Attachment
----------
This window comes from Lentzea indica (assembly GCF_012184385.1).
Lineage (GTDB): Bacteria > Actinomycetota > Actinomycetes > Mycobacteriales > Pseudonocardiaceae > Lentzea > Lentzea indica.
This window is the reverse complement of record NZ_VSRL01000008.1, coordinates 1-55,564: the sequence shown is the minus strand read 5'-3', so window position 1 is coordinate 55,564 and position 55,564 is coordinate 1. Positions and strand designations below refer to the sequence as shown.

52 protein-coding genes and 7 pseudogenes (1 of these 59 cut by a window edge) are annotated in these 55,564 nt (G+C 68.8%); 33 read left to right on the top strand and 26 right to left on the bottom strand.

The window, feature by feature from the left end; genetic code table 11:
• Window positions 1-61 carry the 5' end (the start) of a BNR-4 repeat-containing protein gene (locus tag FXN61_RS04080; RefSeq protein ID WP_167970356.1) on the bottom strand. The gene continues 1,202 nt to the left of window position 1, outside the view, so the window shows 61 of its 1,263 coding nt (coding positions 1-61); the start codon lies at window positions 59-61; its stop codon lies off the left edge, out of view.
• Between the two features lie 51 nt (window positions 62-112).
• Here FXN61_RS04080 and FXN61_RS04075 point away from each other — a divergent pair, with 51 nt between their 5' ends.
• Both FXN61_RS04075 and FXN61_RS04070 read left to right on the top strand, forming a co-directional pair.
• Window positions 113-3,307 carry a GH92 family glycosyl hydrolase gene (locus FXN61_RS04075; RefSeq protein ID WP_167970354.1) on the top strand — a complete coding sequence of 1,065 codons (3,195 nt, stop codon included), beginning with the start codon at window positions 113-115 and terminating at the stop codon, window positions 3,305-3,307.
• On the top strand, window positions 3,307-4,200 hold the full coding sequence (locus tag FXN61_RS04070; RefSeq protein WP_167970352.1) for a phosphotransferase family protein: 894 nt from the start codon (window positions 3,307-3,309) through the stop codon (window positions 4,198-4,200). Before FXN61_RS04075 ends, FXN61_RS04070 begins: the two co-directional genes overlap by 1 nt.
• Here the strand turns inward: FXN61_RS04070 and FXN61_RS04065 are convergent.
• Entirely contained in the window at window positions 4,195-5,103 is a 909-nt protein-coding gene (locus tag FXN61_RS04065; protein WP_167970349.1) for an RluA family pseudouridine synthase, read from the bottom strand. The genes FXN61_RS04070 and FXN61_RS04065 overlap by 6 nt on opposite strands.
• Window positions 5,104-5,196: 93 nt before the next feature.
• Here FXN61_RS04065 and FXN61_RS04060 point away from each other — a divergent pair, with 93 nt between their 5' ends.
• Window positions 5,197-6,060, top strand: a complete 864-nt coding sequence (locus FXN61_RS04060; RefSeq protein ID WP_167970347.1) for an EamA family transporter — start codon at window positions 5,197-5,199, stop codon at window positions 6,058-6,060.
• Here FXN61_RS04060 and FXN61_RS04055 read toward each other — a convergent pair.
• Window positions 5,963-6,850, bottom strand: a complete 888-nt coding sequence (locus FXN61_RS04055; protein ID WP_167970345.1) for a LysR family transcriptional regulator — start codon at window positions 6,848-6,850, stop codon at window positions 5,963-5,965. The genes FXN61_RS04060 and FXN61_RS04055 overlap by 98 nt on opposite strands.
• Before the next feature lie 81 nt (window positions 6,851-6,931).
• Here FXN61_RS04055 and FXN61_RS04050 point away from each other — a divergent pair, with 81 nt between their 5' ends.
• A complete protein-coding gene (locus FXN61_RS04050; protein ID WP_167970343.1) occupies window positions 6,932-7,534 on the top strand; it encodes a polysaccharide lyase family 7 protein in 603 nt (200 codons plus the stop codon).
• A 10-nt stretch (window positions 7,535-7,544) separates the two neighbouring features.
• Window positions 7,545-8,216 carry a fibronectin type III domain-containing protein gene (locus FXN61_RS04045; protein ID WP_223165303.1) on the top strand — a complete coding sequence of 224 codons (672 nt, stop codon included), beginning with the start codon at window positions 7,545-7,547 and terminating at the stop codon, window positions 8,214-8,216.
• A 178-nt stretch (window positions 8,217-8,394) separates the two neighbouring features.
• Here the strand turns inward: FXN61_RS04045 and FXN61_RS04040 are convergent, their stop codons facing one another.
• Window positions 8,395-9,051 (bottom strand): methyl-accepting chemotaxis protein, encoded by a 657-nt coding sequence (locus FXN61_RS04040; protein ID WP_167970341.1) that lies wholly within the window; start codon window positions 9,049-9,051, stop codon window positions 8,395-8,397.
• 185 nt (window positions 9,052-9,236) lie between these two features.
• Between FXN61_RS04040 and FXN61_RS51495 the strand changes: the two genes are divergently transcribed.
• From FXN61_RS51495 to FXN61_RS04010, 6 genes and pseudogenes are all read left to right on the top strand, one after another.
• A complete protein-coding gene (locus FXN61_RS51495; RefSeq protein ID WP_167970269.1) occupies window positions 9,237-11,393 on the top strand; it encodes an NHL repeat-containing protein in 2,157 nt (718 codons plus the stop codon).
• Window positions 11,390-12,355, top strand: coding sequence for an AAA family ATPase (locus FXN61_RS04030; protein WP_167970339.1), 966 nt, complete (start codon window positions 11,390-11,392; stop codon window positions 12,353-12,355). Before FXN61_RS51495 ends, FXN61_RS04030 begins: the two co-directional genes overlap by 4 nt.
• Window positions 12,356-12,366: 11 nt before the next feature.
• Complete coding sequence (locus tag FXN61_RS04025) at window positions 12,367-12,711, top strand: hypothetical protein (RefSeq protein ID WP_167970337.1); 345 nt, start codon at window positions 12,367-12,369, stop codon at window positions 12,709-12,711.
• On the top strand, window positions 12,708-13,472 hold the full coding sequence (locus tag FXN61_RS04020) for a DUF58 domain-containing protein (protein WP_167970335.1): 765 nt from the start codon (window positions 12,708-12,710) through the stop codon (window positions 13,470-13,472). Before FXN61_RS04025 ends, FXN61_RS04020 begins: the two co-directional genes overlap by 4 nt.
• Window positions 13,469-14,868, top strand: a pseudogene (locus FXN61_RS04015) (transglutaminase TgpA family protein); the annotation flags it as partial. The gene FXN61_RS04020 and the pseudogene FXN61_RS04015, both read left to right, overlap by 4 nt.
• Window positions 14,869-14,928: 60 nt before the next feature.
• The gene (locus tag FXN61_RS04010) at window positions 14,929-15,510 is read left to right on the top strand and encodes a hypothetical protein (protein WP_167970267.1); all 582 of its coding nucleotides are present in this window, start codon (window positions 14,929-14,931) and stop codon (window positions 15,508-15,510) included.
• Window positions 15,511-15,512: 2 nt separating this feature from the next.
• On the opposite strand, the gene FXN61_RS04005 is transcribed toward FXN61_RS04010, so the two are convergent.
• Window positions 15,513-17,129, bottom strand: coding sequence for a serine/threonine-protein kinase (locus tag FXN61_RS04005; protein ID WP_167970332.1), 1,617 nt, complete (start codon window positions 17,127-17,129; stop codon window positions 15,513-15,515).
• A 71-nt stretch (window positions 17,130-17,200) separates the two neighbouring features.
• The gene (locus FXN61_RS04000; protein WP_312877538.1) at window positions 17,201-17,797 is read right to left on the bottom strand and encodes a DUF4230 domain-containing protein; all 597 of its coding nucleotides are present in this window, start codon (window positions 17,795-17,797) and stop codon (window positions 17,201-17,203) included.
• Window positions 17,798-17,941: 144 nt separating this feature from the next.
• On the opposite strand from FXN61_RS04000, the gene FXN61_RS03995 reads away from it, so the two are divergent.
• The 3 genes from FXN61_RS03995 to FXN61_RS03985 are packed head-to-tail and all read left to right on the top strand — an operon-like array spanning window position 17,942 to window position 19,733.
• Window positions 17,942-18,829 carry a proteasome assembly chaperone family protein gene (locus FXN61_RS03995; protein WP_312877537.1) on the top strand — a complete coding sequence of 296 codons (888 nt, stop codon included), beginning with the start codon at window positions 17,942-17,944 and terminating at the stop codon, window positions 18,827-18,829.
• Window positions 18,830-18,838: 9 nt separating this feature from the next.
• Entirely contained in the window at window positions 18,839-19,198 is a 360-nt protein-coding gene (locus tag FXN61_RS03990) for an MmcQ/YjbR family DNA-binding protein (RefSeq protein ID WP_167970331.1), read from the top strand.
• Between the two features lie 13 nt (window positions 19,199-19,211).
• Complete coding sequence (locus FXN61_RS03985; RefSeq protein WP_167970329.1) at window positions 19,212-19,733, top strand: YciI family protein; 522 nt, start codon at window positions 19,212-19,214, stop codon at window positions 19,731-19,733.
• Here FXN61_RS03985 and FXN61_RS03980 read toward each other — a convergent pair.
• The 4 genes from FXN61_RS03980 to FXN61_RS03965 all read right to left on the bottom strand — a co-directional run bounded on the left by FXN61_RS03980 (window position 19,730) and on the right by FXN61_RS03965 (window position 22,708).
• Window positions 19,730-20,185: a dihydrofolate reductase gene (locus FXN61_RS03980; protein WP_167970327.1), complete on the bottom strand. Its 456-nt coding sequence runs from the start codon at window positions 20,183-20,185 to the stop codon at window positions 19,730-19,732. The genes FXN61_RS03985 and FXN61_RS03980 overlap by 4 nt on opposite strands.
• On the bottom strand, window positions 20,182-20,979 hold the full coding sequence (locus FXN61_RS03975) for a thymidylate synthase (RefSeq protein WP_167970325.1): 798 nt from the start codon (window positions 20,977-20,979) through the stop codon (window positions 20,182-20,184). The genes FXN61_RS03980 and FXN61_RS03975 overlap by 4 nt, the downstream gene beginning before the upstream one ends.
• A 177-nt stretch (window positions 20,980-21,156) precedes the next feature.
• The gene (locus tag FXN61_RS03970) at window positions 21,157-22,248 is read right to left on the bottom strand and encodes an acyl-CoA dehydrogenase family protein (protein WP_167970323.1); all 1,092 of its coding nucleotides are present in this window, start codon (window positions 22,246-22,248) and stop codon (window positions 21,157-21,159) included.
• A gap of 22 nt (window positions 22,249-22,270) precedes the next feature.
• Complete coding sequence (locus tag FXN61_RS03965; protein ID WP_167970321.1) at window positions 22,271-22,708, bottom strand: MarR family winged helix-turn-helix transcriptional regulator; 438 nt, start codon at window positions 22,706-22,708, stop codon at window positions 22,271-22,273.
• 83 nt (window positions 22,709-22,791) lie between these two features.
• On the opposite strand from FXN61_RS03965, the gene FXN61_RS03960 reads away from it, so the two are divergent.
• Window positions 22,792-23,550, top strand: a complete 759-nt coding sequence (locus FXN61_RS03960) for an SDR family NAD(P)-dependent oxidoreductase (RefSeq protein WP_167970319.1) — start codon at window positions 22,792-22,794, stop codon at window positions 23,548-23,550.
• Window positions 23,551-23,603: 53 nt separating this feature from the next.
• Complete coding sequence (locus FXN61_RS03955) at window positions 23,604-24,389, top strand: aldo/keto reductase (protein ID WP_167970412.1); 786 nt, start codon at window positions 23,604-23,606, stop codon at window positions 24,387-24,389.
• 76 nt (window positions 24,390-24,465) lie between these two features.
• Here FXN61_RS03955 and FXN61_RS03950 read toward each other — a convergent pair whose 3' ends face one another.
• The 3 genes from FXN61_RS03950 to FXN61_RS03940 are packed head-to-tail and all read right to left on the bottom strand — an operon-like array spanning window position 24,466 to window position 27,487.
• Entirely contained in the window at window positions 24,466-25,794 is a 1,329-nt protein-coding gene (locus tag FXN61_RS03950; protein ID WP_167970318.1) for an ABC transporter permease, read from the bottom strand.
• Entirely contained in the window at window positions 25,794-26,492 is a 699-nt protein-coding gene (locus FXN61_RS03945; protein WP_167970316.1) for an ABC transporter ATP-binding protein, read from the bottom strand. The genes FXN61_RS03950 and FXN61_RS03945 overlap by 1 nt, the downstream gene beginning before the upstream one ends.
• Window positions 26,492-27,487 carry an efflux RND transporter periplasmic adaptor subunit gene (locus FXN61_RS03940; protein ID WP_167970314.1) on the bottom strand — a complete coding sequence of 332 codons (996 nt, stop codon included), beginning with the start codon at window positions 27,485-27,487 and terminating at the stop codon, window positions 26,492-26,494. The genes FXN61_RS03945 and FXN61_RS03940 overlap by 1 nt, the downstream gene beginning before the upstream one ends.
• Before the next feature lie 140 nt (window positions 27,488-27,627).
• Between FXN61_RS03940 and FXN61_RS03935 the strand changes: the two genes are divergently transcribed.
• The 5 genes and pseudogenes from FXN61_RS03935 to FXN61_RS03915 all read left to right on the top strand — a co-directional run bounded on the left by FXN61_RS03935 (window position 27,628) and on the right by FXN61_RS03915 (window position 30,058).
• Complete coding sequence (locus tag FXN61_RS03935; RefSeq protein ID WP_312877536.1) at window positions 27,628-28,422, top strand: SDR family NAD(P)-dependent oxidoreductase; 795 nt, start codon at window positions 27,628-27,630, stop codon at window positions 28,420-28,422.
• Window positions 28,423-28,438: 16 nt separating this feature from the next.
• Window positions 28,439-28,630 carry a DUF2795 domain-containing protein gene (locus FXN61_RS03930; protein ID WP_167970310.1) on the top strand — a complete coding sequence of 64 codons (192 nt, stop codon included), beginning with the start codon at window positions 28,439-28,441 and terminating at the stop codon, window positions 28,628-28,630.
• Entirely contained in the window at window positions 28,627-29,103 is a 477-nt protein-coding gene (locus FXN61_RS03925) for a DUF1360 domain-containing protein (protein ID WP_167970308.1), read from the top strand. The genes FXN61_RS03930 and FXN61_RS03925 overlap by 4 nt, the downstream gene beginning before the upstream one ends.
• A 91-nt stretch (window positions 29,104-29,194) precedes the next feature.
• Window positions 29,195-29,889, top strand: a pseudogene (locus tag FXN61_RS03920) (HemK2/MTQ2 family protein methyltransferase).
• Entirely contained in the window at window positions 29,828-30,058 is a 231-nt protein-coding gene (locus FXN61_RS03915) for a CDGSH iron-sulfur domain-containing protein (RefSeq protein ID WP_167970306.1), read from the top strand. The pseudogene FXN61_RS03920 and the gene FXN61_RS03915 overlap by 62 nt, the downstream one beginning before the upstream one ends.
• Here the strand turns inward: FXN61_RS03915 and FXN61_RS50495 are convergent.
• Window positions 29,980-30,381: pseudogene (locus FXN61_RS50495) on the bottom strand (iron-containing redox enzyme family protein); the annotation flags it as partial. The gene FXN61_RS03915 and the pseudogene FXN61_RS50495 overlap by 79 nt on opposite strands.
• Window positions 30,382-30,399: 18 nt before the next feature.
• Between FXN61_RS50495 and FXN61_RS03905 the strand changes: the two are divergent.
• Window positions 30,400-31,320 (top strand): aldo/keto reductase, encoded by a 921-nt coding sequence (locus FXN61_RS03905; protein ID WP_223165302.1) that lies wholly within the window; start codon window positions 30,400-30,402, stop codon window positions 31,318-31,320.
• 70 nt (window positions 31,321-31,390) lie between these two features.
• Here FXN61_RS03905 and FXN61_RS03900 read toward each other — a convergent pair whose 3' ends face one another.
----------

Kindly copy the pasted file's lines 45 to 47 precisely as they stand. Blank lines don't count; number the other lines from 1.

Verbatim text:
• The 3 genes from FXN61_RS03995 to FXN61_RS03985 are packed head-to-tail and all read left to right on the top strand — an operon-like array spanning window position 17,942 to window position 19,733.
• Window positions 17,942-18,829 carry a proteasome assembly chaperone family protein gene (locus FXN61_RS03995; protein WP_312877537.1) on the top strand — a complete coding sequence of 296 codons (888 nt, stop codon included), beginning with the start codon at window positions 17,942-17,944 and terminating at the stop codon, window positions 18,827-18,829.
• Window positions 18,830-18,838: 9 nt separating this feature from the next.